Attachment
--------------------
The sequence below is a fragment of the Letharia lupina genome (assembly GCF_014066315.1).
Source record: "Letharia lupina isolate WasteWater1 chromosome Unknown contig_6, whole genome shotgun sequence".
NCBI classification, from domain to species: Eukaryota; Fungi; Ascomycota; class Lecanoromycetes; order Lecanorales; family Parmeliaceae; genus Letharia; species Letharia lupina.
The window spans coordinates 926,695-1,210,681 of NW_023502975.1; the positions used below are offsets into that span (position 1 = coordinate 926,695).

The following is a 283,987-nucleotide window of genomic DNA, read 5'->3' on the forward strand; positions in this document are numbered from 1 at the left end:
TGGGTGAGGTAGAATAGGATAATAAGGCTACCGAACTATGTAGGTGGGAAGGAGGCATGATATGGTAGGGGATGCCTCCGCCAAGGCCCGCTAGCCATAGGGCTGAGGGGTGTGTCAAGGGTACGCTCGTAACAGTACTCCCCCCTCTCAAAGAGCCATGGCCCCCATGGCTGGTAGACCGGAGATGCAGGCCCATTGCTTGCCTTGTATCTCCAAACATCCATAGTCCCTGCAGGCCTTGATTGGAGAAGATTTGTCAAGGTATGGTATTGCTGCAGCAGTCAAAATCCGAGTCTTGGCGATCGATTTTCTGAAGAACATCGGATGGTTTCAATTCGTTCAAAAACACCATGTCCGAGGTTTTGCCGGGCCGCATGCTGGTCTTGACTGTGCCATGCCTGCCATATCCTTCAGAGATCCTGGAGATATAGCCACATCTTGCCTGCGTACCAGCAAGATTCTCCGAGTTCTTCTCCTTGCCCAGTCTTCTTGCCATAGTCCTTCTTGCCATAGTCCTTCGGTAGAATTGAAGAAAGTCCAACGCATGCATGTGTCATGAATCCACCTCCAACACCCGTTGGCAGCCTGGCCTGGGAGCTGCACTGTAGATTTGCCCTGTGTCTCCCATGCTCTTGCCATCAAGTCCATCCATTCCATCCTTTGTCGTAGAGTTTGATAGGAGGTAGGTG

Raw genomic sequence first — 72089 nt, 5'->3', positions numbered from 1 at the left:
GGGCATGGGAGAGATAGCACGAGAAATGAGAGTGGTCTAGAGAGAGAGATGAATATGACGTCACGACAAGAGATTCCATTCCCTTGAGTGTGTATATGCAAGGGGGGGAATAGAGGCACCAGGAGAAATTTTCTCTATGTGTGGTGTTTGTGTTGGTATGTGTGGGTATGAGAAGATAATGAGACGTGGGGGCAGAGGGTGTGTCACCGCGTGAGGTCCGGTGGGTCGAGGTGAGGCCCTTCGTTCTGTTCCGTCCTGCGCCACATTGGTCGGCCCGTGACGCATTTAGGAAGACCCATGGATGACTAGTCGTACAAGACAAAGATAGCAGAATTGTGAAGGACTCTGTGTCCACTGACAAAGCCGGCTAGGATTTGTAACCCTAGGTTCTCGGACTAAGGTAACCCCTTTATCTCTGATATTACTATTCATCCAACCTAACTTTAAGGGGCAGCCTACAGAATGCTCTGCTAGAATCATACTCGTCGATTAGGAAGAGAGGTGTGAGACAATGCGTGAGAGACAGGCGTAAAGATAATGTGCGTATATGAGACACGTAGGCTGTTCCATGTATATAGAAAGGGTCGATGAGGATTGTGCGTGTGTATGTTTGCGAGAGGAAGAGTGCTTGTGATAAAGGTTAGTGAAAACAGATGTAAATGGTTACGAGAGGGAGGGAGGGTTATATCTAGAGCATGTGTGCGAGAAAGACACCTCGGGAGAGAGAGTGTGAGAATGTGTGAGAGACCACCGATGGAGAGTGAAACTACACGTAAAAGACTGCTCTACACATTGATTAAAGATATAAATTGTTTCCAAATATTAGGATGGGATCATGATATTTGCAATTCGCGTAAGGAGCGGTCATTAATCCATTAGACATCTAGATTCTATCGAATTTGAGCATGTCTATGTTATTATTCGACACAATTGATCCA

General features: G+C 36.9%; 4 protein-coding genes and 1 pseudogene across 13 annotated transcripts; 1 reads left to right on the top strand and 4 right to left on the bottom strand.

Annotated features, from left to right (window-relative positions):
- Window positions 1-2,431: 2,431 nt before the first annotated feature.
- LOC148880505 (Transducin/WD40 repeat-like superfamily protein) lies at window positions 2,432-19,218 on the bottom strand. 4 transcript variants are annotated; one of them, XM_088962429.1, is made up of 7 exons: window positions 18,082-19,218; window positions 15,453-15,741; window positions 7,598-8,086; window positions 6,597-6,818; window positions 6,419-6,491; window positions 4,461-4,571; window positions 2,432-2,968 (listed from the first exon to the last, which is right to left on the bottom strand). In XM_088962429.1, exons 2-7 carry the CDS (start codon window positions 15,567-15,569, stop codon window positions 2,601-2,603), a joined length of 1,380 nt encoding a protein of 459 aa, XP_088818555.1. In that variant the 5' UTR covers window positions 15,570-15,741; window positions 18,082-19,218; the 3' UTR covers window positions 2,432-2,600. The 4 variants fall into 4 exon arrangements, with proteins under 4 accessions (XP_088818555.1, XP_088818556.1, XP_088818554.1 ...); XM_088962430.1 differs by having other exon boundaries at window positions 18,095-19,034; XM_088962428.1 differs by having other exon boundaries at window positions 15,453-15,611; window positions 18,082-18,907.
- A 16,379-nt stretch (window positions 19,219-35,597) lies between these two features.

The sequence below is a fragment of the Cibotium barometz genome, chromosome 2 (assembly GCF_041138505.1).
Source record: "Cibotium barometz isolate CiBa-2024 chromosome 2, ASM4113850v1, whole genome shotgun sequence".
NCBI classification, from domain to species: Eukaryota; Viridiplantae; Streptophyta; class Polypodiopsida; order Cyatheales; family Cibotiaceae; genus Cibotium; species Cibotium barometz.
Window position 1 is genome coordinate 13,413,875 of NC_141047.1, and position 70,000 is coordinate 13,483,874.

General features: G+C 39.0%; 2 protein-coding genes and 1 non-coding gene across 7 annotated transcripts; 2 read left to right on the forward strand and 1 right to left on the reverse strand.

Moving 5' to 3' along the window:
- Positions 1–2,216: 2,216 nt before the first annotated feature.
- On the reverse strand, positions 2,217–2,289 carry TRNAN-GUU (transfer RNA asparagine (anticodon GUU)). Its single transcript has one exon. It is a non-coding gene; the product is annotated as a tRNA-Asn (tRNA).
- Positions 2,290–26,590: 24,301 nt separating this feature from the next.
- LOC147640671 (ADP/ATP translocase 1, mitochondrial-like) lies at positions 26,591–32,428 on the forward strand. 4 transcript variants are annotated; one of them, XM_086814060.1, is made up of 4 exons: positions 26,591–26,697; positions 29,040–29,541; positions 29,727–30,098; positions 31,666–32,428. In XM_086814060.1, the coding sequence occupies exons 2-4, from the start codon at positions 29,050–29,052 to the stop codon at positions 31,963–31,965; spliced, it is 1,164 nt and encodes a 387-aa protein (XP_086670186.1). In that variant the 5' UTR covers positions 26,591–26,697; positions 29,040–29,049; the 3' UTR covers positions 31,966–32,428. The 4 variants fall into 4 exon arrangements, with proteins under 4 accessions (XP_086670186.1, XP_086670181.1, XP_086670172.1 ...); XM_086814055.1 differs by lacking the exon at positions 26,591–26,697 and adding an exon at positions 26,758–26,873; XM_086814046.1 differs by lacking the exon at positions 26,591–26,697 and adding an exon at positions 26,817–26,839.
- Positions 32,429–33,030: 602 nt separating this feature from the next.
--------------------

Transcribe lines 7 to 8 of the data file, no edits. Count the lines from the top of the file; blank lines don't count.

Raw genomic sequence first — 72089 nt, 5'->3', positions numbered from 1 at the left:
GGGCATGGGAGAGATAGCACGAGAAATGAGAGTGGTCTAGAGAGAGAGATGAATATGACGTCACGACAAGAGATTCCATTCCCTTGAGTGTGTATATGCAAGGGGGGGAATAGAGGCACCAGGAGAAATTTTCTCTATGTGTGGTGTTTGTGTTGGTATGTGTGGGTATGAGAAGATAATGAGACGTGGGGGCAGAGGGTGTGTCACCGCGTGAGGTCCGGTGGGTCGAGGTGAGGCCCTTCGTTCTGTTCCGTCCTGCGCCACATTGGTCGGCCCGTGACGCATTTAGGAAGACCCATGGATGACTAGTCGTACAAGACAAAGATAGCAGAATTGTGAAGGACTCTGTGTCCACTGACAAAGCCGGCTAGGATTTGTAACCCTAGGTTCTCGGACTAAGGTAACCCCTTTATCTCTGATATTACTATTCATCCAACCTAACTTTAAGGGGCAGCCTACAGAATGCTCTGCTAGAATCATACTCGTCGATTAGGAAGAGAGGTGTGAGACAATGCGTGAGAGACAGGCGTAAAGATAATGTGCGTATATGAGACACGTAGGCTGTTCCATGTATATAGAAAGGGTCGATGAGGATTGTGCGTGTGTATGTTTGCGAGAGGAAGAGTGCTTGTGATAAAGGTTAGTGAAAACAGATGTAAATGGTTACGAGAGGGAGGGAGGGTTATATCTAGAGCATGTGTGCGAGAAAGACACCTCGGGAGAGAGAGTGTGAGAATGTGTGAGAGACCACCGATGGAGAGTGAAACTACACGTAAAAGACTGCTCTACACATTGATTAAAGATATAAATTGTTTCCAAATATTAGGATGGGATCATGATATTTGCAATTCGCGTAAGGAGCGGTCATTAATCCATTAGACATCTAGATTCTATCGAATTTGAGCATGTCTATGTTATTATTCGACACAATTGATCCA